There are certain figures that, for one reason or another, get seared in your brain.
For instance: 53 percent, the number of white women who voted for Trump. Or 1619, the year that the first slave ships arrived in the United States. 8 minutes and 46 seconds: the length of time former Minneapolis police officer Derek Chauvin knelt on George Floyd’s neck.
Here’s a simple one to commit to memory: 3. The number of days that the U.S. has gone without a police killing since Floyd died.
That statistic comes our way via a tweet from activist and data and policy analyst Samuel Sinyangwe, who pulled data from Mapping Police Violence, a project he co-founded that tracks the number of shootings by police across the country.
Further, as of Aug. 24, American police had killed 751 people total—that’s an average of more than three people per day, despite the fact that shelter-in-place mandates were passed in many parts of the country during the spring, meaning there were, ostensibly, less people on the streets to police.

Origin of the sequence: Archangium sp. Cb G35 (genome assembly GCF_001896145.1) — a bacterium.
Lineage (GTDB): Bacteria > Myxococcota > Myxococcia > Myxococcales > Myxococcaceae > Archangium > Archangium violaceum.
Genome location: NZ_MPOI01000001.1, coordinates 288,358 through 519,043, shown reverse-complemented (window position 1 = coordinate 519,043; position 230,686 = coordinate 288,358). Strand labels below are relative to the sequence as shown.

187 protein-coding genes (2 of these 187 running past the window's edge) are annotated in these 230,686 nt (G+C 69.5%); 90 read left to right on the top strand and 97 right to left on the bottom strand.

This is the figure to keep in mind as, once again, parts of the nation are literally burning after another egregious example of state violence. It’s worth emphasizing here that Jacob Blake, who is currently partially paralyzed after being shot in the back multiple times by Kenosha police officers, would not be included in that number, since he survived the shooting. Floyd may not even be included, since he wasn’t killed by a gun, but by an excessive and brutal form of a “hold.”
And here’s the thing. You can quantify shootings. You can quantify killings. And we should. It should be common knowledge, easily searchable for anyone curious about how the people charged with protecting them are doing their job.
But what you cannot quantify—though we can certainly attempt to—is damage. And that’s what is on the other side of the number 3, or the number 751. Ripples and waves of damage, crossing over communities and counties and shores, touching generations of families, destabilizing homes and neighborhoods. This is why those 3 days matter. This is the story that 3 days tells us.